Skip to content
Surprising Science

Applying Economics to Organ Transplants

Selling your organs is illegal in every country except Iran. But the WHO says the black market is massive. Can economists make the system more humane and efficient?

Can economists make the system for organ transplants more humane and efficient? Selling your organs — eyes, bone marrow, parts of livers, skin, or, yes, kidneys — is illegal in every country except Iran. But the World Health Organization describes the black market as massive and estimates one in every five kidneys transplanted per year comes from it. In the past few years foundations and policy scholars have started to consider creating economic incentives for the families of the recently deceased. Macabre though it sounds, it is something economists have been suggesting for at least 30 years.

It’s plain to see that I’m an optimist, sometimes more than is socially comfortable. The ease with which I dismiss the disastrous economic decline above serves as one example of that. I wrote that the recession will benefit our political system, and, before I cut this line, as having “rewarded our company for methodical execution and ruthless efficiency by removing competitors from the landscape.” I make no mention of the disastrous effects on millions of people, and the great uncertainty that grips any well-briefed mind, because it truly doesn’t stand in the foreground of my mind (despite suffering personal loss of wealth). Our species is running towards a precipice with looming dangers like economic decline, political unrest, climate crisis, and more threatening to grip us as we jump off the edge, but my optimism is stronger now than ever before. On the other side of that looming gap are extraordinary breakthroughs in healthcare, communications technology, access to space, human productivity, artistic creation and literally hundreds of fields. With the right execution and a little bit of luck we’ll all live to see these breakthroughs — and members of my generation will live to see dramatically lengthened life-spans, exploration and colonization of space, and more opportunity than ever to work for passion instead of simply working for pay. Instead of taking this space to regale you with the many personal and focused changes I intend to make in 2009, let me rather encourage you to spend time this year thinking, as I’m going to, more about what we can do in 2009 to positively affect the future our culture will face in 2020, 2050, 3000 and beyond.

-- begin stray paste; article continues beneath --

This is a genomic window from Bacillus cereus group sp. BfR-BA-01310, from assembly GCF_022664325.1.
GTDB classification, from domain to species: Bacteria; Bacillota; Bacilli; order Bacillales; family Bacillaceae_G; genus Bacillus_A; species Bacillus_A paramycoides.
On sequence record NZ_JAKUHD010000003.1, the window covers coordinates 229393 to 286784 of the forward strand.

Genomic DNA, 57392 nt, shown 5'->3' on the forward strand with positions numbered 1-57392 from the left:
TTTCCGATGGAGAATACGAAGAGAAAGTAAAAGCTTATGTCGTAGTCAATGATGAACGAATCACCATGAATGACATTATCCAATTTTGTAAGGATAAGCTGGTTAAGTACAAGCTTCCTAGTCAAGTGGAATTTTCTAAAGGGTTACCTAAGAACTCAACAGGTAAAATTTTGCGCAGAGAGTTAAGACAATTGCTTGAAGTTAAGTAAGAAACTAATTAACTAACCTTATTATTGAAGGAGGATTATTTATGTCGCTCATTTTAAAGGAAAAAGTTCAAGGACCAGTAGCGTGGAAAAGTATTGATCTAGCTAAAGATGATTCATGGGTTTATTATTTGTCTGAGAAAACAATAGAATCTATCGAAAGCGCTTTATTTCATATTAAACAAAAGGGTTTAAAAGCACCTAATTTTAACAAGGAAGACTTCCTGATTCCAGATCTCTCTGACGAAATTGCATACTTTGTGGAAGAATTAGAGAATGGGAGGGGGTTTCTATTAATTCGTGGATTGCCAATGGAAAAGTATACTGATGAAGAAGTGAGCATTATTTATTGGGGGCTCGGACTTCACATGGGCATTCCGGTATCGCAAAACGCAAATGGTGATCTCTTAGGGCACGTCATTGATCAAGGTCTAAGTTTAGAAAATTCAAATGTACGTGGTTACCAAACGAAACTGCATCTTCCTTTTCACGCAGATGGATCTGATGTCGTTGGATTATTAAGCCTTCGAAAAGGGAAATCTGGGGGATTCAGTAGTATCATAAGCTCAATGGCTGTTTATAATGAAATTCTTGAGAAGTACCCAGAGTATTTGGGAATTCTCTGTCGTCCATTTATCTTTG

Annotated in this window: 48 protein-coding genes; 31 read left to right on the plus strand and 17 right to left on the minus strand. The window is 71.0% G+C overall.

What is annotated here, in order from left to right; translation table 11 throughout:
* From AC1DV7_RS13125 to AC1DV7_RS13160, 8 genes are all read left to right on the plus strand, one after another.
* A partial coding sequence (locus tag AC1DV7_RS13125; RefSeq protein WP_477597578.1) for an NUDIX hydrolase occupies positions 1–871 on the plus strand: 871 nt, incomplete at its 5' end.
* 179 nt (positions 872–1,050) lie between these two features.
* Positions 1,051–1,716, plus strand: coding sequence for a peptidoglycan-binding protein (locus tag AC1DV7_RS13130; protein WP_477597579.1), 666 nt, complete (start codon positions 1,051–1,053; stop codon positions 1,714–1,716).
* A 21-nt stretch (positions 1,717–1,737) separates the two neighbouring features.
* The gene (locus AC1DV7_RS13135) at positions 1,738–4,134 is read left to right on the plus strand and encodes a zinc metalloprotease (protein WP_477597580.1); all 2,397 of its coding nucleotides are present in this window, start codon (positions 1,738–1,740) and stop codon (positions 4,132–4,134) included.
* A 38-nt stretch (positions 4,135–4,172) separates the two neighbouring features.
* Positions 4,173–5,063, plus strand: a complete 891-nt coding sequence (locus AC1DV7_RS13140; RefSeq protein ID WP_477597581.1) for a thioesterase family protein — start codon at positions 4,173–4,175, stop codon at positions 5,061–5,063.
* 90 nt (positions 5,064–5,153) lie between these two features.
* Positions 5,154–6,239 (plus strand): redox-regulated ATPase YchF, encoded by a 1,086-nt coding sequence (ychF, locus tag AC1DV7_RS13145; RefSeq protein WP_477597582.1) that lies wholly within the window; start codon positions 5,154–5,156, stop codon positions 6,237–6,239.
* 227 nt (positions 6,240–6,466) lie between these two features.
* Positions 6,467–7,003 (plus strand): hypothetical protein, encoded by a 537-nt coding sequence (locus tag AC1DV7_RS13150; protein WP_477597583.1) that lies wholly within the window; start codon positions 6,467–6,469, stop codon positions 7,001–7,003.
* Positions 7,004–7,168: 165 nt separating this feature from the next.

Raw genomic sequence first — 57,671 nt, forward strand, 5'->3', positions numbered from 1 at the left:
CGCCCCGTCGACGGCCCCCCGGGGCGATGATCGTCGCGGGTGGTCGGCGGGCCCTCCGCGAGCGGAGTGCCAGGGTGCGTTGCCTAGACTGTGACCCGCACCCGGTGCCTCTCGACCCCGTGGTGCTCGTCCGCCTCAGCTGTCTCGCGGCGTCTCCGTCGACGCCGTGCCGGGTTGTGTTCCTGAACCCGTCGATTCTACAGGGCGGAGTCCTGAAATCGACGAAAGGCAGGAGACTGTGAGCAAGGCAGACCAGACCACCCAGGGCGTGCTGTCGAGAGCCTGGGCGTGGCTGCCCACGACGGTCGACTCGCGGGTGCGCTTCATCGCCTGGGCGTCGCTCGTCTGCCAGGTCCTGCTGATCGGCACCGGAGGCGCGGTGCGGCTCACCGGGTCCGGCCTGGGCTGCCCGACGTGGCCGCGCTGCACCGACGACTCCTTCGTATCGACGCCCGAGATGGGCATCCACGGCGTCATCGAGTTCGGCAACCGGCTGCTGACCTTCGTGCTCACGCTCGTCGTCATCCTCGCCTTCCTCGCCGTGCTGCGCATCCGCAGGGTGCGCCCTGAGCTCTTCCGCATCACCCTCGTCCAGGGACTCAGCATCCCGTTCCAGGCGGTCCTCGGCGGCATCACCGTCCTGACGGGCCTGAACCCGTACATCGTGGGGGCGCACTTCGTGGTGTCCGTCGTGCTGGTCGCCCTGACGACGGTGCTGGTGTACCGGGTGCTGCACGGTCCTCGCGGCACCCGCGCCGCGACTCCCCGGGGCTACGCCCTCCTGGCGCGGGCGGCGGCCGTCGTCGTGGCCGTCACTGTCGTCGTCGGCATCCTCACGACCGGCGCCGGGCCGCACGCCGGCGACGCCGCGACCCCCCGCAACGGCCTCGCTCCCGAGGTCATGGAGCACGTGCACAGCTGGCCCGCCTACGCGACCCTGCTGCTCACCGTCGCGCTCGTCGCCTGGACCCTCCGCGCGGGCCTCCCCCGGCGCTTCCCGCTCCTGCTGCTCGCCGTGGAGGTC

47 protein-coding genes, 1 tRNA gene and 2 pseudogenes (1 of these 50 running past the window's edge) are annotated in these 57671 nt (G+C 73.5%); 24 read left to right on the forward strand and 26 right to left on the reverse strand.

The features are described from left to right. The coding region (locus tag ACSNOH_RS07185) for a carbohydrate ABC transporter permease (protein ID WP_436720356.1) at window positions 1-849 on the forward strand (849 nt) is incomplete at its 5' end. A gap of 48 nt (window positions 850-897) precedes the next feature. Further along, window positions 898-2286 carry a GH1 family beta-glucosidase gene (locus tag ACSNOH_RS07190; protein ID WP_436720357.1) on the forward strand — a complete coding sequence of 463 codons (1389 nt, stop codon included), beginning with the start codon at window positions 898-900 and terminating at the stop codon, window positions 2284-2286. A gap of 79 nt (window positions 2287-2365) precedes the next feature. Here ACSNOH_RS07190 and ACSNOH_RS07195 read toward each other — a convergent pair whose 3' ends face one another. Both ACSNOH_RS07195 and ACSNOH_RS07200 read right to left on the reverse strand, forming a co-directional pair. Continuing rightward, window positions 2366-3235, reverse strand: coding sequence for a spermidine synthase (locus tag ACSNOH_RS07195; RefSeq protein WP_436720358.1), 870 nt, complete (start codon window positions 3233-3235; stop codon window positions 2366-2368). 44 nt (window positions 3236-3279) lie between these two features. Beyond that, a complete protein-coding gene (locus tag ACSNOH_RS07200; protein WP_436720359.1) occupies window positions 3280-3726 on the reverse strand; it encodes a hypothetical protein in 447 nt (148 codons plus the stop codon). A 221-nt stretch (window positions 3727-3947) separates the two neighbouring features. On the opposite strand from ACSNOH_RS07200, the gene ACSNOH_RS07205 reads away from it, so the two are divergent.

Up Next